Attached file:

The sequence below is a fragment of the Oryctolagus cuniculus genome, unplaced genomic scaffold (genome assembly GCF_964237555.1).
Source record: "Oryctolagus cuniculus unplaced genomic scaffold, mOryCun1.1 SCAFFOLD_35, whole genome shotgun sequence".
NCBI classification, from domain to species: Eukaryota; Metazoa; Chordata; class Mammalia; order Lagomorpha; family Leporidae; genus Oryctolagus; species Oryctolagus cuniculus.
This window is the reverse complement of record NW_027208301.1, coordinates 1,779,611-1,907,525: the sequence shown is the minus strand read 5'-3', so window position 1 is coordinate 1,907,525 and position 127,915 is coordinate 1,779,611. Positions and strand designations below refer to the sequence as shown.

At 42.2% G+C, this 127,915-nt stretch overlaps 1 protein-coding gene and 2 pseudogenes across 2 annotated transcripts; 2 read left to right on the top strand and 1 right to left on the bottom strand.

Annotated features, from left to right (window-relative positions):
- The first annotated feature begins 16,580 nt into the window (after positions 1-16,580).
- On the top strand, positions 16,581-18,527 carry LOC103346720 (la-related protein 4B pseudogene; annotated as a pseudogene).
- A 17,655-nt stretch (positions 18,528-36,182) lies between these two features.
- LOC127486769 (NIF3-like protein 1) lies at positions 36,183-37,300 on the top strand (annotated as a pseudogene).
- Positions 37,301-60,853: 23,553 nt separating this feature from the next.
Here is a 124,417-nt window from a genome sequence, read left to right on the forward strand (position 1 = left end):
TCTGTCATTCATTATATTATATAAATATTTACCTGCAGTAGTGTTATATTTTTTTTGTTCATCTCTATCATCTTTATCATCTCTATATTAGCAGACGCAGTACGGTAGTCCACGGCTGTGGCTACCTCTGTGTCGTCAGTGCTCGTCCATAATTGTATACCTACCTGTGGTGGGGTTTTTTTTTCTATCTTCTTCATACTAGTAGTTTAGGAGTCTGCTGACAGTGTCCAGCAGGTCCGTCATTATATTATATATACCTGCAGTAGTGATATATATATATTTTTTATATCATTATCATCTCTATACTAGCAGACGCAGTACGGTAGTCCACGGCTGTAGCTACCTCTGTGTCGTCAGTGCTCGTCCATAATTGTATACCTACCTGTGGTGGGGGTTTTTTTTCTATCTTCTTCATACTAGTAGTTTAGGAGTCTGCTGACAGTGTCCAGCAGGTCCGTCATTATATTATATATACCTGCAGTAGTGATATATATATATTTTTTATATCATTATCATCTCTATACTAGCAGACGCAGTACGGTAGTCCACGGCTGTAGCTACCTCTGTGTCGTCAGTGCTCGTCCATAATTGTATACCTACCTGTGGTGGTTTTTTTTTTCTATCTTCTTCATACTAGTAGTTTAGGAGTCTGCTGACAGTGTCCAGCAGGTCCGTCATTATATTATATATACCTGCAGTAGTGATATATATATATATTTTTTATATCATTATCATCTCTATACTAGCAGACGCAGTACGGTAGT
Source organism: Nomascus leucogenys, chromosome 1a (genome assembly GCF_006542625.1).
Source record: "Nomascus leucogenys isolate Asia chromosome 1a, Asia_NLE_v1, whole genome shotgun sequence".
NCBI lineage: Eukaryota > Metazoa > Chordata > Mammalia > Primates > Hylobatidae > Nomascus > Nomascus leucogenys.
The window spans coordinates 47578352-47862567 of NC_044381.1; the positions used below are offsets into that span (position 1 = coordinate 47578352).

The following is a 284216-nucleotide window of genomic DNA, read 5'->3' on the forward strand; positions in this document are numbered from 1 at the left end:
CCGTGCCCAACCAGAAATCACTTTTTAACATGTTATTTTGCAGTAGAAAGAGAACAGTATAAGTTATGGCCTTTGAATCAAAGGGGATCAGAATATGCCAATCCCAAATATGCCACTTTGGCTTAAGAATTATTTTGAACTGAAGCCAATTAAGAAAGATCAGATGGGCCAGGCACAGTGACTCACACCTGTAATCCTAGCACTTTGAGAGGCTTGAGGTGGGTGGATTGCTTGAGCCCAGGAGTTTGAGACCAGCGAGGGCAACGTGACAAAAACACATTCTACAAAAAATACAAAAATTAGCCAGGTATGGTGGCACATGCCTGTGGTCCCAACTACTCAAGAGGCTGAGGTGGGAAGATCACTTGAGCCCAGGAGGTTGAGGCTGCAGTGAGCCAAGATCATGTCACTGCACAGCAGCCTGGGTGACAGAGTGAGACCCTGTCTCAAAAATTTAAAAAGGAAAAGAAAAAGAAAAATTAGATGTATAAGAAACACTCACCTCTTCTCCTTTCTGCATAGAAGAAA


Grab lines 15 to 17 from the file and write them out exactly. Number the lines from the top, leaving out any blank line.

Source record: "Nomascus leucogenys isolate Asia chromosome 1a, Asia_NLE_v1, whole genome shotgun sequence".
NCBI lineage: Eukaryota > Metazoa > Chordata > Mammalia > Primates > Hylobatidae > Nomascus > Nomascus leucogenys.
The window spans coordinates 47578352-47862567 of NC_044381.1; the positions used below are offsets into that span (position 1 = coordinate 47578352).